Flash forward twenty-some years, and my current teaching assignment involves helping students earn their GEDs. I had to relearn (learn, really, but the re- in front makes it sound better) all the algebra I swore I’d never need to know and that I’d never use in the “real world.” A funny thing happened, though, when I started FOIL-ing and throwing around slope-intercept and quadratic formulas. I liked it. I liked learning about it and getting a bit of a deeper glimpse at how the universe works.

To my surprise, I also found I like teaching a little math. We English teachers live in a world of ambiguity, debatable short answers and essay questions, endless discussion, and gray areas. (Or is it ‘grey’ and did I really need that comma before the ‘and’?) Part of the fun is helping students fumble their way to coherent arguments in support of their ideas and positions. But sometimes it’s nice to break up the day by teaching some math.

The road to the solution for any given problem is a journey and for those of us who find the greatest meaning in the journey (and, let’s be honest here, aren’t being graded on the problem), it can be an interesting journey to take. But I admit, a couple of times a day, it’s nice to be able to point to a number and say that this is the correct answer and there is no other choice. No debate. No argument. The answer is 42. Why? Because math said so, that’s why.

Back to School

In 2008, my colleagues picked me as teacher of the year for our campus. Upon being selected, my principal handed me a packet to complete. Seems you have to write a short essay about your path to teaching, teachers who inspired you, professional accomplishments and some biography so the board can pick the district teacher of the year. This is a slightly redacted version of what I wrote back in 2008. I found it while cleaning up my work computer and doing some start of the year organizing. Call it a summer rerun.

I became a teacher twice. In the process, I learned that sometimes you have to leave a thing to see how much you love it.

When I was in college too many people told me I would be a good teacher. Told me I should be a teacher. Yeah, right, I thought. That’s nuts. Teaching was in the family, but I was going to work on film sets and maybe even be a director. A funny thing happened on the way to the director’s chair, though.

I learned that film work in Austin is sporadic at best. Hard up for cash between gigs, I took to substitute teaching. It took a little while to admit it, but eventually I realized I liked being in the classroom more than on film sets. Though I was “just subbing,” the work felt meaningful. I was a little jealous of the teachers with whom I worked; what they were doing was important. It wasn’t long before subbing mattered more to me than working on TV shows and movies I wouldn’t even have watched had I not been involved with making them.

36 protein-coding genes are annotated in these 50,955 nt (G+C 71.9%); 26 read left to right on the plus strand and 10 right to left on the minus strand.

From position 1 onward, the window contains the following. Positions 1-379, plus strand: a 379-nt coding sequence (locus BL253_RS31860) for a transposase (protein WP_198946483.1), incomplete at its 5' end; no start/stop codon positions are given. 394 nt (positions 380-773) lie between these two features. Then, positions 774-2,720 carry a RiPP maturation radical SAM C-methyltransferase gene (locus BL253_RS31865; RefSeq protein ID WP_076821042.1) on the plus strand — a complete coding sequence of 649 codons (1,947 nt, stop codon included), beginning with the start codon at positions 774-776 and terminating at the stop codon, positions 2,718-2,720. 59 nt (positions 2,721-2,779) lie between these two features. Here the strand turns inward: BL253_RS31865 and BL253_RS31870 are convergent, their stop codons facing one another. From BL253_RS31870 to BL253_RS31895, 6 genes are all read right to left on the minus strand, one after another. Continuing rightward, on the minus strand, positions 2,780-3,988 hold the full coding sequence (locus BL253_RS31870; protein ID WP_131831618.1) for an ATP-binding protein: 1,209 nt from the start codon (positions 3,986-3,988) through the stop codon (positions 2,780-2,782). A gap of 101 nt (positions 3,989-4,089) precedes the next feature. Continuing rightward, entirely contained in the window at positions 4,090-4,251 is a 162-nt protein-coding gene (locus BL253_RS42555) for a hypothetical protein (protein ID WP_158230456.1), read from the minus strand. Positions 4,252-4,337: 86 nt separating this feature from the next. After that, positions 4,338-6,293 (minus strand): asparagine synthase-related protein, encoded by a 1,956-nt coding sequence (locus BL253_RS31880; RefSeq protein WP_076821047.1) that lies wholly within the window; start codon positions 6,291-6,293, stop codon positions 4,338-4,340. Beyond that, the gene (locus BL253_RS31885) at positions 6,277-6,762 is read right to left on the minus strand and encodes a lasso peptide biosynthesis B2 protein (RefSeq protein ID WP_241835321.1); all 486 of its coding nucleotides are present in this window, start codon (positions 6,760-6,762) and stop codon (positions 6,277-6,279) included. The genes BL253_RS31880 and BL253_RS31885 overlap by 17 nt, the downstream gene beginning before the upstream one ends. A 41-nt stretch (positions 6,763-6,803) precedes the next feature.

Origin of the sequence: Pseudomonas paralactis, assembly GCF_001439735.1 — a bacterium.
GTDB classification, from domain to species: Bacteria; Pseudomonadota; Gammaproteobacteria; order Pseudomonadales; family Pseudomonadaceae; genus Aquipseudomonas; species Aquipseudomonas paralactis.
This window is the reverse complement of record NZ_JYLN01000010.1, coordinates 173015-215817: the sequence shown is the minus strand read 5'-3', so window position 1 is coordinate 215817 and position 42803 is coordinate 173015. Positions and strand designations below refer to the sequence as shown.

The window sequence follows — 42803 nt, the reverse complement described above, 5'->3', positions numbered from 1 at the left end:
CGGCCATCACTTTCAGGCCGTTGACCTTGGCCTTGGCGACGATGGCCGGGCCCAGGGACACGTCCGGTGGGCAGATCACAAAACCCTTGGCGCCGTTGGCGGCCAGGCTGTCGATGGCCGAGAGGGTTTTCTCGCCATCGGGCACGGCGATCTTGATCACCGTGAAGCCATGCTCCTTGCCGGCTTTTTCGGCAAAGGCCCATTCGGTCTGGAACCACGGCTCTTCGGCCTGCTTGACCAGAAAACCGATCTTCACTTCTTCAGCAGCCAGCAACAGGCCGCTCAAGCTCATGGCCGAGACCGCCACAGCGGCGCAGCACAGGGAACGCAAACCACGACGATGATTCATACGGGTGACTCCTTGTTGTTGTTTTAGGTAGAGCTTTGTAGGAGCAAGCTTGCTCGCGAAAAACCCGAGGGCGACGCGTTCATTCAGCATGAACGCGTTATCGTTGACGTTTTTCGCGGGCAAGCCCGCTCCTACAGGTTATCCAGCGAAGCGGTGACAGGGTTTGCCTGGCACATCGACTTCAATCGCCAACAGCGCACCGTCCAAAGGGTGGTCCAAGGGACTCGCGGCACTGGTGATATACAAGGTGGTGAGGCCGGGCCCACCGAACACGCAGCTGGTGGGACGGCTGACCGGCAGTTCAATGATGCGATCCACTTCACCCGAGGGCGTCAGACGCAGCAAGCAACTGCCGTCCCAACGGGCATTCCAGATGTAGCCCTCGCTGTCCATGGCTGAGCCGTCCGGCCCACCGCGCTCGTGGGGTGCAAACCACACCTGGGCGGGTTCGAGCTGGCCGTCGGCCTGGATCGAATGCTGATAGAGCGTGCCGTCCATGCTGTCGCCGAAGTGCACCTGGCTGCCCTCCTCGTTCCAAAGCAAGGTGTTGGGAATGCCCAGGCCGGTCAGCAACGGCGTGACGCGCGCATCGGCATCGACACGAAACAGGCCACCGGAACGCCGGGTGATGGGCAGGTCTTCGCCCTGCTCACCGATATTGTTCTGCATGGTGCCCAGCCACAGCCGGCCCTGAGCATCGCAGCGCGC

While subbing, I thought a lot about the teachers who impacted me most. In second grade, Mrs. G. shared her love for Hawaii with us. That summer we moved to the Philippines and had a three-day layover in Honolulu. I knew the whole island and probably could have gone into business conducting tours. There was Mr. R. of 9th grade Modern European History who shouted and raved, gloriously reliving the great battles and upheavals that molded Europe.  On day one of 12th Grade AP English, Mr. C. informed us that he only read and taught books with lots of sex or violence. We read Paradise Lost, Canterbury Tales, the King James Bible, Lord of the Flies, Heart of Darkness, Macbeth, Hamlet, and Invisible Man. I became a reader. The one thing all these teachers shared was passion. They loved their subjects, and they wanted their students to love them as much as they did. They were having fun too.

After graduate school, I found myself at a crossroads. I could restart my freelance film career, or I could try going all in on the teaching thing. Maybe my college friends weren’t so crazy. I enrolled in an alternative certification program in ‘99. That first year teaching middle school was grueling, but I survived. I taught 7th grade English for a second year and then switched to high school where I taught 10th and 11th grade English while building a winning debate program.  Each year, though, I had less fun. It grew more aggravating. The grass looked greener in the business world and in 2005, I decided I had done my part and paid my debt to society. It was time to go corporate and cash in.

That lasted almost one semester. I missed teaching. I missed the kids. I missed talking about books and analyzing poems. I missed the way autumn looks from inside a classroom and feels when you walk out at the end of the day. I missed the way spring brings everyone alive. I missed the rhythm of the school year, and most importantly, I missed doing work that I believe matters and makes the world a better place.

Only slightly annoyed by the self-applied pressure of my social conscience, I applied to be the GED instructor at a juvenile correctional facility in January 2006. I wasn’t sure how it would go there, but I learned that I really like teaching these kids. Someone has to.

The contributions and accomplishments in education of which I am the most proud are the ordinary days here at my school teaching a 100% “at-risk” population. Whether it’s helping seventeen-year-old freshmen earn their GEDs so they can start fresh in their lives or just, as my former principal said, “welcoming kids back to the community of learners,” on a daily basis, I get to help kids find their way back to the thrill of learning, the truth of a well told story, the beauty of a poem, a sense of wonder at the world around them.

That first day back in the classroom, I knew I had come home. I had become a teacher for the second and last time.

What about a Wolf vs. a Platypus?